Formal Title for Someone with a Masters Degree?
We all know that someone with a doctorate is called a Doctor (or abbreviated as Dr.), is there a formal title for someone with a Masters degree? I've never heard someone refer to a person with a masters as "Master". I've also heard that Esquire is sometimes used as a formal title for someone with a masters, is this correct or is there another title?
In Italy, from the bachelor's degree on, we are all doctors, just with a different qualifier, but those with a master's degree in engineering are commonly titled _engineer_, even if this title should be in principle reserved for those who have passed the exam to enter a professional society. So, for instance, I have a PhD but no one calls me doctor. Actually no one calls me engineer either. Luckily, because I hate titles.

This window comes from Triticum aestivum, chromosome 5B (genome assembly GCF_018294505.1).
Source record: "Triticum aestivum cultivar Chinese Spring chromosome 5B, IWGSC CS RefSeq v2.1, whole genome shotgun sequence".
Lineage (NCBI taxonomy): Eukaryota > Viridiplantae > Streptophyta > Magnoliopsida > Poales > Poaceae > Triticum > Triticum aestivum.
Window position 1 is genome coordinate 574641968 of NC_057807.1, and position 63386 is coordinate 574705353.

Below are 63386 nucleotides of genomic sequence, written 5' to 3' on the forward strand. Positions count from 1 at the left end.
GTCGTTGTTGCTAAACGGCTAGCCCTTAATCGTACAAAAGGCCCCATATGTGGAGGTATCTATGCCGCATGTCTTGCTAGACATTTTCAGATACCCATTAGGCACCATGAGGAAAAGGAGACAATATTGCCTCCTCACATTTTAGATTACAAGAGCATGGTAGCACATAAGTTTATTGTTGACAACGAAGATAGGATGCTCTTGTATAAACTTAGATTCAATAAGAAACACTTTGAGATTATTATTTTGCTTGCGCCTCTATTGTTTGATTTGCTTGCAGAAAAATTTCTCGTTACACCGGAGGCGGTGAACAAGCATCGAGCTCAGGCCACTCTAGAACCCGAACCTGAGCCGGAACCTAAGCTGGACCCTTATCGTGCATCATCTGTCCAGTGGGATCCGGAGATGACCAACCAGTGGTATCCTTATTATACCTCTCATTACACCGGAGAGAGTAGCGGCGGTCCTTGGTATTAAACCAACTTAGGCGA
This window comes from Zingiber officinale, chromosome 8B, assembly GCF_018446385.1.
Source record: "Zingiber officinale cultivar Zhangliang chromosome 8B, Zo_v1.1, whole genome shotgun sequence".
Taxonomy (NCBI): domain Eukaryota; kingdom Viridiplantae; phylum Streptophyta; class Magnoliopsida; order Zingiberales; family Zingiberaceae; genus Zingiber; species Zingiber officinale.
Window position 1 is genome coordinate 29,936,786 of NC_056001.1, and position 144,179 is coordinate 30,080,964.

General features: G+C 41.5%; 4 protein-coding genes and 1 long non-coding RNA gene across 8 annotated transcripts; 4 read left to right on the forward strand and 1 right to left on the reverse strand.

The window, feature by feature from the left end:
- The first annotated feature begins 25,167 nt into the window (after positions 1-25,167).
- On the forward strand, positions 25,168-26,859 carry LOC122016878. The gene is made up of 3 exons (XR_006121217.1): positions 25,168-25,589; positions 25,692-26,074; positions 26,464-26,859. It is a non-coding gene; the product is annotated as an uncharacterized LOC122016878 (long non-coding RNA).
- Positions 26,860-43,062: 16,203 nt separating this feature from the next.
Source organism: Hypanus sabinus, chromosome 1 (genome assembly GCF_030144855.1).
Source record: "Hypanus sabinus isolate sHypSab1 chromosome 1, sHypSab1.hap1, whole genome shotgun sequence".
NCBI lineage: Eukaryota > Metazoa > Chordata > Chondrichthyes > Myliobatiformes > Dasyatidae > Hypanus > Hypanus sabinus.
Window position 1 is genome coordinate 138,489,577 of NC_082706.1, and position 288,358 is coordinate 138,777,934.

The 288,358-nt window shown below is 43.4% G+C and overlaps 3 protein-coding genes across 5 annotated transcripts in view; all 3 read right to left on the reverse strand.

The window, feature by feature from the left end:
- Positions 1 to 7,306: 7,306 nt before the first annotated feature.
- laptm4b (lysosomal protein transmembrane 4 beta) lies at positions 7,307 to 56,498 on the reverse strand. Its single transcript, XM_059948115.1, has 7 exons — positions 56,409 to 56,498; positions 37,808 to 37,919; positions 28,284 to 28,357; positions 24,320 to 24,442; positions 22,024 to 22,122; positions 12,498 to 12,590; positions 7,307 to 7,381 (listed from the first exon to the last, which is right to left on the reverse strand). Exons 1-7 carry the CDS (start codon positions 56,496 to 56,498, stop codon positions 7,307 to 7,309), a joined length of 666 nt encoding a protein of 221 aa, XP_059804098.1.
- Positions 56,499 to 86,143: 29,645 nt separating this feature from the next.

In the United States there's no formal pre-nominal title held by individuals holding a Master's degree that I know of, so it's very unlike Dr. Xxxx that one holding a Ph.D., etc. might be addressed. In text, you would address such a person with a post-nominal suffix like M.A., MBA, etc. I'm sure the logic is different among specific types of degree, where Esq. for Esquire is a post-nominal suffix for those in the legal profession in the US. To give you an example, though: If I hold an M.Sc., you might refer to me as "Kendall, M.Sc." if you wanted to address me in an email or letter, but I would realistically expect Mr. Kendall or what have you face-to-face.
I should also add that courtesy titles like Esq. or Mr., and academic titles don't get used at the same time. Kendall, Esq. M.Sc. would be wrong, as would Mr. Kendall, M.Sc.!
*at the same time* ... In Germany, one can be addressed: Herr Professor Doktor Schmidt. And if he holds two doctorates, Herr Professor Doktor Doktor Schmidt
As a counterpoint, in Spanish speaking countries (or at the very least in Mexico) it is customary to use M. en C. (for Maestro/a en Ciencias), or its equivalent, as a pre-nominal title.